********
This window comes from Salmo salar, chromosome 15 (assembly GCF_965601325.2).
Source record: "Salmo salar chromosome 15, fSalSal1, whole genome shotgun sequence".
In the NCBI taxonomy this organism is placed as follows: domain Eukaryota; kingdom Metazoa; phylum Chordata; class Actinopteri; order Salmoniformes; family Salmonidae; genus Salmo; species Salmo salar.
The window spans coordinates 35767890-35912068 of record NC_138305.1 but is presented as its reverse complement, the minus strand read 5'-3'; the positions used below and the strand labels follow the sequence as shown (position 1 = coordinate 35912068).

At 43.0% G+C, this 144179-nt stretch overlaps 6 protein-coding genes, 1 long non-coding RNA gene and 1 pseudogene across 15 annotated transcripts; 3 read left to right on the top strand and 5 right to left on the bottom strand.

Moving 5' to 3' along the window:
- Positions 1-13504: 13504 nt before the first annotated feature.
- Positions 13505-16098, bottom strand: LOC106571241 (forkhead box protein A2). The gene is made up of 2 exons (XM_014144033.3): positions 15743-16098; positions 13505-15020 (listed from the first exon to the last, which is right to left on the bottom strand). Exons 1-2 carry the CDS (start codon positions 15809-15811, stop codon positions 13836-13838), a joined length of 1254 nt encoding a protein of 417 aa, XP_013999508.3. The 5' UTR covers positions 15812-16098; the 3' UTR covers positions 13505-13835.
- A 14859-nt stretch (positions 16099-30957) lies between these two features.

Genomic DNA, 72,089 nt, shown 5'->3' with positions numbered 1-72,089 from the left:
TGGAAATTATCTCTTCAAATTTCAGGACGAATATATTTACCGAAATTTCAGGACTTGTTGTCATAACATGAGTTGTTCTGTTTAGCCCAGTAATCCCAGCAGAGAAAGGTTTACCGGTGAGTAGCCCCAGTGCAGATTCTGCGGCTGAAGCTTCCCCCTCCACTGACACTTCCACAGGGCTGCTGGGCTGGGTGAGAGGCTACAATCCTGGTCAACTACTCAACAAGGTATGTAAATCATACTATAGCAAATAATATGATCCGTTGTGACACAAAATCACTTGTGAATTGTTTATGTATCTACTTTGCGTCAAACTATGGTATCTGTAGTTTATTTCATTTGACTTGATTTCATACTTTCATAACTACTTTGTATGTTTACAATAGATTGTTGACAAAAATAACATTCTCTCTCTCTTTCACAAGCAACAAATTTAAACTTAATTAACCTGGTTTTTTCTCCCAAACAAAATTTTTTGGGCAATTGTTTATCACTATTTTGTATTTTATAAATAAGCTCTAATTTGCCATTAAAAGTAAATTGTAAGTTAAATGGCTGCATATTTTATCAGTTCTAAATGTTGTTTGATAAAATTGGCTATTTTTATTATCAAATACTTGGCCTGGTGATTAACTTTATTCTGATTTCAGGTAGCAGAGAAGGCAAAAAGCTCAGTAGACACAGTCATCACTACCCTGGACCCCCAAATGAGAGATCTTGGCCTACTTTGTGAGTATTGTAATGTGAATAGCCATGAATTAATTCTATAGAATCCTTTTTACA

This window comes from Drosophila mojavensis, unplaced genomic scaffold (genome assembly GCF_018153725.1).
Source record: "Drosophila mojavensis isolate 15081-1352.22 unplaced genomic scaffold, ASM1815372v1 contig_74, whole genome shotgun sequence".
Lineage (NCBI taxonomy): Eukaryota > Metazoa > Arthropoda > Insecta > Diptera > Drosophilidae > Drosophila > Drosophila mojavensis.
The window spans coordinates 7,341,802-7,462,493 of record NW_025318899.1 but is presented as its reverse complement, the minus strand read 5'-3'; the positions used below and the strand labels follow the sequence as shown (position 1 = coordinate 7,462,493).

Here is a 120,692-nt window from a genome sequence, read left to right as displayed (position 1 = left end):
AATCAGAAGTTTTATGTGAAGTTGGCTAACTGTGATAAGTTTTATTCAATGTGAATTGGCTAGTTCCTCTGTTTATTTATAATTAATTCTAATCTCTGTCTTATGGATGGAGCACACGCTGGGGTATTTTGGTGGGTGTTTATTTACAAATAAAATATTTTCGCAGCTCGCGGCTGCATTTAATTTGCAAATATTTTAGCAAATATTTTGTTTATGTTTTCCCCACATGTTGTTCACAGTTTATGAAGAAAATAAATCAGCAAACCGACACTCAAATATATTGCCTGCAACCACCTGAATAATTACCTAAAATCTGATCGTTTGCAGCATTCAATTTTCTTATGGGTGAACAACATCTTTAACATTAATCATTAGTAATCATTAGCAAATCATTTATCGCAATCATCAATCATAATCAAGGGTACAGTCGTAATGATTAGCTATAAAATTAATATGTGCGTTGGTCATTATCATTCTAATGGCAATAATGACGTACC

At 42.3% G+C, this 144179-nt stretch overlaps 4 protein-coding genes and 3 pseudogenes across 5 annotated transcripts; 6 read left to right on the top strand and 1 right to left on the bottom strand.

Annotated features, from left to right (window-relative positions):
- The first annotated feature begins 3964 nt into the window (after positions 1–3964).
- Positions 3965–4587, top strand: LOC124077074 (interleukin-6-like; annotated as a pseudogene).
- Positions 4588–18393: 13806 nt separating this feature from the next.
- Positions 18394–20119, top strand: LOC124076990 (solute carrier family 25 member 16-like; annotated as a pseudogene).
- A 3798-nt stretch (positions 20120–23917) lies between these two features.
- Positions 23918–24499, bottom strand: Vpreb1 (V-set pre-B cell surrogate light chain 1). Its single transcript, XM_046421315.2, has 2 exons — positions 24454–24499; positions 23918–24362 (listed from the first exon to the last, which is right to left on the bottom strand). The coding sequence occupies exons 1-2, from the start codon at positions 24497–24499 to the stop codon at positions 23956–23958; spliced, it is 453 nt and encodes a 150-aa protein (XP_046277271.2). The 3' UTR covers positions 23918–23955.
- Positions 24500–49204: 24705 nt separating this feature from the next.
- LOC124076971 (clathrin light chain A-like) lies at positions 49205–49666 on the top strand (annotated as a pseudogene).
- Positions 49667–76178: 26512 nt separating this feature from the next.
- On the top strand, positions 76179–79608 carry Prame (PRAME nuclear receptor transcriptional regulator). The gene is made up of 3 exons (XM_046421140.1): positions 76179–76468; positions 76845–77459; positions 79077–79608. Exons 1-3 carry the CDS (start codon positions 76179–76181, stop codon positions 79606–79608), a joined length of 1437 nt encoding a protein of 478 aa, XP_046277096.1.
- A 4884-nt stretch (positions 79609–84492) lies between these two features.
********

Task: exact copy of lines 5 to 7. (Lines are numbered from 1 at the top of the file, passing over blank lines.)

At 43.0% G+C, this 144179-nt stretch overlaps 6 protein-coding genes, 1 long non-coding RNA gene and 1 pseudogene across 15 annotated transcripts; 3 read left to right on the top strand and 5 right to left on the bottom strand.

Moving 5' to 3' along the window:
- Positions 1-13504: 13504 nt before the first annotated feature.